Well, the Goats’ most recent album Tallahassee was one of the few I was able to cram on my (tiny) hard drive for my trip to Africa. I’ve listened to it countless times over the last six weeks. It’s really, really good. Ranks up there with the Afghan Whigs’ Gentlemen as a classic portrait of dysfunctional love, a relationship built more on spite than affection. And the lyrics are great, even when they’re absurd (e.g., “Our love is like the border between Greece and Albania”). Darnielle’s voice is a strange but affecting mix of TMBG, Eef Barzelay, and Ethel Merman.
I think the Guardian gets it right: “As with Guided by Voices, these songs exhibit the gentle eccentricity of a self-contained world; as with the Go-Betweens, there is an intoxicatingly literate portrayal of noble failure and a heartstopping sense of melody. Infinitely understated but eminently sophisticated, Tallahassee is a treat made for incurable romantics to love unreservedly.”
Anyway, my belated apologies to John for the slight.
For the last 14 hours or so (or at least those hours I’ve been awake — which, thanks to jet lag, are quite a few), I haven’t been able to stop playing Clem Snide‘s cover of “Beautiful,” the Christina Aguilera song. (It’s on the newly released A Beautiful EP. I also saw them play it live a few weeks ago.)
Such a great song. Musically well assembled. And that message of empowerment in the face of rejection (“I am beautiful / No matter what you say”) works so much better coming from a whiny indie kid than from a pop star. At this particular moment in time, I just can’t stop playing it. I guess it speaks to me in some way. Even the hopelessly arrogant can use a little empowerment once in a while, you know.
Anyway, I’m off to Louisiana in a few hours for Thanksgiving break. My grandma’s long national nightmare can finally come to an end. I expect Cajun food to compare favorably to Zambian. Full culinary report to come (along with many, many Zambia photos).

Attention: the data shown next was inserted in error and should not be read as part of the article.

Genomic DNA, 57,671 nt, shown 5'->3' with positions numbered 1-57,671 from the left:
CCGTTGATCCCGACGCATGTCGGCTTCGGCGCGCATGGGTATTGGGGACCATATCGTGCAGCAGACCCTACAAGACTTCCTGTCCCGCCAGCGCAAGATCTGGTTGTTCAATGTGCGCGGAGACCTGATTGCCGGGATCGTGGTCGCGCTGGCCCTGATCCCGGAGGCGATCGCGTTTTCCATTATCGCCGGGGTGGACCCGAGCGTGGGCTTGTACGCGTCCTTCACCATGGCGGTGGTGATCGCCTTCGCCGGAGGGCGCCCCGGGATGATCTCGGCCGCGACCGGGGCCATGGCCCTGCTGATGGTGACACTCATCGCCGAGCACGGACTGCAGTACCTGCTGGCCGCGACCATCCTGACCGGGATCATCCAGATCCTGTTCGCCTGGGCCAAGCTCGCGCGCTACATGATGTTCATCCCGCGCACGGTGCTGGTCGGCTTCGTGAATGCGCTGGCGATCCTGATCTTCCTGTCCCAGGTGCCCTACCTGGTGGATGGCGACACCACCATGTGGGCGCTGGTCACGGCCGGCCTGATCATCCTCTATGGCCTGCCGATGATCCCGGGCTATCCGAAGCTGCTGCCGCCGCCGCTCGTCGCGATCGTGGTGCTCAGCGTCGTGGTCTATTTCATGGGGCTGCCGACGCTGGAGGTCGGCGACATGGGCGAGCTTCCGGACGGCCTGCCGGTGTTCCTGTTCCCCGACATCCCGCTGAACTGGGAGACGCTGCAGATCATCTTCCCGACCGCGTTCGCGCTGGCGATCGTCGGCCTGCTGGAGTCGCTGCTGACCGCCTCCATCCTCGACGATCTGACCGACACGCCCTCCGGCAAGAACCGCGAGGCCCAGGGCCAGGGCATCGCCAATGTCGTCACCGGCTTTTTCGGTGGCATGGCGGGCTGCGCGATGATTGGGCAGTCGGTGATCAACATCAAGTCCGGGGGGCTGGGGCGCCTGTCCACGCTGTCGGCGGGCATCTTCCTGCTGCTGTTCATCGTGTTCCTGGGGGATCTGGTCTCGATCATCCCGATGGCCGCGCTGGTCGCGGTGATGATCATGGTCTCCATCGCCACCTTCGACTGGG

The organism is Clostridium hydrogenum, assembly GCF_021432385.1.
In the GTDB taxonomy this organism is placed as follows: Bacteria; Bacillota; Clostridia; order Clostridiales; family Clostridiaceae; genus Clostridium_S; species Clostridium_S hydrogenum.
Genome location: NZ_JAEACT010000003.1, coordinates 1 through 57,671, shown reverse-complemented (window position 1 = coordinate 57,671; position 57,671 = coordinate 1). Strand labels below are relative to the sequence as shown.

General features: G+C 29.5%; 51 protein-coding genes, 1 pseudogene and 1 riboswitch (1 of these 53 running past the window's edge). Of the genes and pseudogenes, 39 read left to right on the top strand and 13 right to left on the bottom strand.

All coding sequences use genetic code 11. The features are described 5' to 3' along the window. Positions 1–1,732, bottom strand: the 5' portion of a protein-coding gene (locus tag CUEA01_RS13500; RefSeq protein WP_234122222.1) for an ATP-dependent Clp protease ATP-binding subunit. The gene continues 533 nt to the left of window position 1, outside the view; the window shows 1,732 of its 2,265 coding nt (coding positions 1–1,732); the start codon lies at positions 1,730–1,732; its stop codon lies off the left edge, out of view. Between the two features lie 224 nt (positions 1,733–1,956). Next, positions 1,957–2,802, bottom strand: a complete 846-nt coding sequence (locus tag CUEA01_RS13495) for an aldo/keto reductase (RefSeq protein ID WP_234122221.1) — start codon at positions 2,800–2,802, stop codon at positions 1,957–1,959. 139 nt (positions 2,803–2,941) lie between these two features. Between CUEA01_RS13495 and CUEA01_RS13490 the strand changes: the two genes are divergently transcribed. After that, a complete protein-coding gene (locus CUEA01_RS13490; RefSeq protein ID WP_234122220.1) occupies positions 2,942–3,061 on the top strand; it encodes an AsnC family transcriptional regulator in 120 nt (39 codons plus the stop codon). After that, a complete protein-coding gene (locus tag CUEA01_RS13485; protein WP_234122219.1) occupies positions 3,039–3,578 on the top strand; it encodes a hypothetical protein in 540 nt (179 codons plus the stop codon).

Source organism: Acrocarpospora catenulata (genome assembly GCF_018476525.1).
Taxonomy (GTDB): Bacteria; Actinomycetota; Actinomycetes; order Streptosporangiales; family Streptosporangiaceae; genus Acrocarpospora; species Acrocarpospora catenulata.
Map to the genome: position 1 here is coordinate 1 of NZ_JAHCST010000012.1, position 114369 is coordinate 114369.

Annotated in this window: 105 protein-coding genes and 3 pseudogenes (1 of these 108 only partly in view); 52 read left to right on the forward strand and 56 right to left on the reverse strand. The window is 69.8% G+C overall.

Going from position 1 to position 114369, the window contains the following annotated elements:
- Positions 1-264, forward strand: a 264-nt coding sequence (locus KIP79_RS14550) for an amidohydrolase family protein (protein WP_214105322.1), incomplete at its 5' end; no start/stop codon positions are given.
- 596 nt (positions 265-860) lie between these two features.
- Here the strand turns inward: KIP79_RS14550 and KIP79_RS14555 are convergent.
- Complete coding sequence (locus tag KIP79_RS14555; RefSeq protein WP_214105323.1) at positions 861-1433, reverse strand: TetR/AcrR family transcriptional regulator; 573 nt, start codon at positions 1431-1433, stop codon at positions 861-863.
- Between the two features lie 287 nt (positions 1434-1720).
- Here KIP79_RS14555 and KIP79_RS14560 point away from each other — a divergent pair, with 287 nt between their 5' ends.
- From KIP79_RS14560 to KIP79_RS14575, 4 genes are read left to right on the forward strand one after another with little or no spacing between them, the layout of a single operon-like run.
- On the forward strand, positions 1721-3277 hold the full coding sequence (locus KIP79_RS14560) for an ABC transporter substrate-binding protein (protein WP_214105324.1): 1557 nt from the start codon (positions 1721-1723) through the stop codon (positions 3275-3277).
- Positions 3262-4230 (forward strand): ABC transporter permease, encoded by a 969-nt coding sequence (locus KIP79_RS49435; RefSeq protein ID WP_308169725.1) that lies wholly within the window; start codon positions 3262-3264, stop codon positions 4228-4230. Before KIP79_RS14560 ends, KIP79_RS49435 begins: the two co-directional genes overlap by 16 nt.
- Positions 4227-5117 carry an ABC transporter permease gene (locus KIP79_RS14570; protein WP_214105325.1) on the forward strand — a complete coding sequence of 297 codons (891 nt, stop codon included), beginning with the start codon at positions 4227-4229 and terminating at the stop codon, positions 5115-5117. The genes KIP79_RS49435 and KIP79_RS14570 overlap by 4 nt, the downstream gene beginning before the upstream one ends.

One other thing: Don’t forget to check out the blogs of the other Pew Fellows who were travelling with me (well — at the same time as me). You’ve got Noel Paul in Russia, Jeremy Kahn in Ivory Coast, MJF in Iran, Jesse Deeter in Sierra Leone, Antrim Caskey in Argentina, and Suzanne Marmion in Egypt. All worth checking out.
Good morning! For those of you who didn’t read my last entry carefully, you’ve been missing my posts over at zambiastories.com, where I’ve been faithfully blogging about my six weeks in southern Africa. Go check it out, dudes and dudettes.
I got back to this fine country of ours Saturday night after an epic journey — three continents in one looooong day. I was slightly insane by the time I got to Flight Hour 18 or so, but I can report I’m safely reacclimated to the land of McDonald’s and Krispy Kremes and prescription drug benefit debates and other such niceties. Perhaps in a couple days I’ll even stop sleeping from 6 p.m. to 2 a.m.
To jumpstart the ol’ crabwalk style, I point you to this article in Friday’s Post, which argues that Johnny Hart, geriatric creator of the comic “B.C.,” most likely slipped an anti-Muslim message into this strip on Nov. 10. Now, I love Gene Weingarten (the reporter) and I know Hart’s past as a funny-pages proselytizer, but doesn’t this border on the absurd? Sometimes a cigar is just a cigar.